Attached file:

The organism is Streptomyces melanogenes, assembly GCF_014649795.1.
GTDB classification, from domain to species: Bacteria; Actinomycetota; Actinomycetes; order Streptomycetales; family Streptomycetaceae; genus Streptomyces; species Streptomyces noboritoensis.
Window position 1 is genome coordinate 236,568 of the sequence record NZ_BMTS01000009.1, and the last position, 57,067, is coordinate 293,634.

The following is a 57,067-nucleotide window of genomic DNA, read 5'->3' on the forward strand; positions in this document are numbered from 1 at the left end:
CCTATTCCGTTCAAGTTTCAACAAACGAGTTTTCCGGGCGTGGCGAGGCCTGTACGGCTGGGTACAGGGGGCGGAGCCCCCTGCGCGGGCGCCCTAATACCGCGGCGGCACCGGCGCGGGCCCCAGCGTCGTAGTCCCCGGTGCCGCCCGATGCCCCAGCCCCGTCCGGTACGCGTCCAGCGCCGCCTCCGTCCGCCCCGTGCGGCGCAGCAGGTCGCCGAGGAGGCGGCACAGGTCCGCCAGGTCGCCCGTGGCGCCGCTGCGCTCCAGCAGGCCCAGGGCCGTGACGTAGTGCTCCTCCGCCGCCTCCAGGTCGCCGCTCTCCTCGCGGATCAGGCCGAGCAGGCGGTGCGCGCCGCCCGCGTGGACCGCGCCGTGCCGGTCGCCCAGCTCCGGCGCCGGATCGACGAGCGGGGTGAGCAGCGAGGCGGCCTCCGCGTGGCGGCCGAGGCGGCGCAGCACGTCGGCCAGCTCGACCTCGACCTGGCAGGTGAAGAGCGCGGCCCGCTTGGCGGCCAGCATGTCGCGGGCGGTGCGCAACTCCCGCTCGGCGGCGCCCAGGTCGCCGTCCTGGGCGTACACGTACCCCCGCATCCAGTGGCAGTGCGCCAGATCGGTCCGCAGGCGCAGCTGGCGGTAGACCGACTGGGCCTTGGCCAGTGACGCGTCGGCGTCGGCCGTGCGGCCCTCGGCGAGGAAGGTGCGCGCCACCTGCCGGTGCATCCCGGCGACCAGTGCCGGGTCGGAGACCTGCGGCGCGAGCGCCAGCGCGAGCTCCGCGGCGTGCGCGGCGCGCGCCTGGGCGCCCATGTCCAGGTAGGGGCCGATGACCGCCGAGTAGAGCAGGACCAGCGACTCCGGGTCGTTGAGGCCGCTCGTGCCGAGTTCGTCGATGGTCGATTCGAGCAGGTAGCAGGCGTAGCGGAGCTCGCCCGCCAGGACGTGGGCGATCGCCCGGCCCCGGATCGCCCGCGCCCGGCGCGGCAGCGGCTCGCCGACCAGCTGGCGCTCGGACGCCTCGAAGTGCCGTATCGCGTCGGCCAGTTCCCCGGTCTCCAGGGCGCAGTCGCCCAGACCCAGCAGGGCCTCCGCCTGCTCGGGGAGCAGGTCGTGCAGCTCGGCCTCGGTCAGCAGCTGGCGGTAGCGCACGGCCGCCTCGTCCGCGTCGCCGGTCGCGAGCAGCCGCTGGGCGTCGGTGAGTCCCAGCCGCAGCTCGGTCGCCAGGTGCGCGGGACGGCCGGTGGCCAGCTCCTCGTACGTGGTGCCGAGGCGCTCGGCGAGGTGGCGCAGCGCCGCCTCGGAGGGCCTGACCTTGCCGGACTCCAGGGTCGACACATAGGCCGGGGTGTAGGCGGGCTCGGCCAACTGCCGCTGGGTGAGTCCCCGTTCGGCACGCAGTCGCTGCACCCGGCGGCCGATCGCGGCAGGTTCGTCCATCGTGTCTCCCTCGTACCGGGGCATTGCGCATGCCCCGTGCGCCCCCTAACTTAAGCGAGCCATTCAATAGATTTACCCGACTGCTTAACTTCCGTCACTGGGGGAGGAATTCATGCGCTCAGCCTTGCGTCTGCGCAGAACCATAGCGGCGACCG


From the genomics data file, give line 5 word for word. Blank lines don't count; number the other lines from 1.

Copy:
CCTATTCCGTTCAAGTTTCAACAAACGAGTTTTCCGGGCGTGGCGAGGCCTGTACGGCTGGGTACAGGGGGCGGAGCCCCCTGCGCGGGCGCCCTAATACCGCGGCGGCACCGGCGCGGGCCCCAGCGTCGTAGTCCCCGGTGCCGCCCGATGCCCCAGCCCCGTCCGGTACGCGTCCAGCGCCGCCTCCGTCCGCCCCGTGCGGCGCAGCAGGTCGCCGAGGAGGCGGCACAGGTCCGCCAGGTCGCCCGTGGCGCCGCTGCGCTCCAGCAGGCCCAGGGCCGTGACGTAGTGCTCCTCCGCCGCCTCCAGGTCGCCGCTCTCCTCGCGGATCAGGCCGAGCAGGCGGTGCGCGCCGCCCGCGTGGACCGCGCCGTGCCGGTCGCCCAGCTCCGGCGCCGGATCGACGAGCGGGGTGAGCAGCGAGGCGGCCTCCGCGTGGCGGCCGAGGCGGCGCAGCACGTCGGCCAGCTCGACCTCGACCTGGCAGGTGAAGAGCGCGGCCCGCTTGGCGGCCAGCATGTCGCGGGCGGTGCGCAACTCCCGCTCGGCGGCGCCCAGGTCGCCGTCCTGGGCGTACACGTACCCCCGCATCCAGTGGCAGTGCGCCAGATCGGTCCGCAGGCGCAGCTGGCGGTAGACCGACTGGGCCTTGGCCAGTGACGCGTCGGCGTCGGCCGTGCGGCCCTCGGCGAGGAAGGTGCGCGCCACCTGCCGGTGCATCCCGGCGACCAGTGCCGGGTCGGAGACCTGCGGCGCGAGCGCCAGCGCGAGCTCCGCGGCGTGCGCGGCGCGCGCCTGGGCGCCCATGTCCAGGTAGGGGCCGATGACCGCCGAGTAGAGCAGGACCAGCGACTCCGGGTCGTTGAGGCCGCTCGTGCCGAGTTCGTCGATGGTCGATTCGAGCAGGTAGCAGGCGTAGCGGAGCTCGCCCGCCAGGACGTGGGCGATCGCCCGGCCCCGGATCGCCCGCGCCCGGCGCGGCAGCGGCTCGCCGACCAGCTGGCGCTCGGACGCCTCGAAGTGCCGTATCGCGTCGGCCAGTTCCCCGGTCTCCAGGGCGCAGTCGCCCAGACCCAGCAGGGCCTCCGCCTGCTCGGGGAGCAGGTCGTGCAGCTCGGCCTCGGTCAGCAGCTGGCGGTAGCGCACGGCCGCCTCGTCCGCGTCGCCGGTCGCGAGCAGCCGCTGGGCGTCGGTGAGTCCCAGCCGCAGCTCGGTCGCCAGGTGCGCGGGACGGCCGGTGGCCAGCTCCTCGTACGTGGTGCCGAGGCGCTCGGCGAGGTGGCGCAGCGCCGCCTCGGAGGGCCTGACCTTGCCGGACTCCAGGGTCGACACATAGGCCGGGGTGTAGGCGGGCTCGGCCAACTGCCGCTGGGTGAGTCCCCGTTCGGCACGCAGTCGCTGCACCCGGCGGCCGATCGCGGCAGGTTCGTCCATCGTGTCTCCCTCGTACCGGGGCATTGCGCATGCCCCGTGCGCCCCCTAACTTAAGCGAGCCATTCAATAGATTTACCCGACTGCTTAACTTCCGTCACTGGGGGAGGAATTCATGCGCTCAGCCTTGCGTCTGCGCAGAACCATAGCGGCGACCG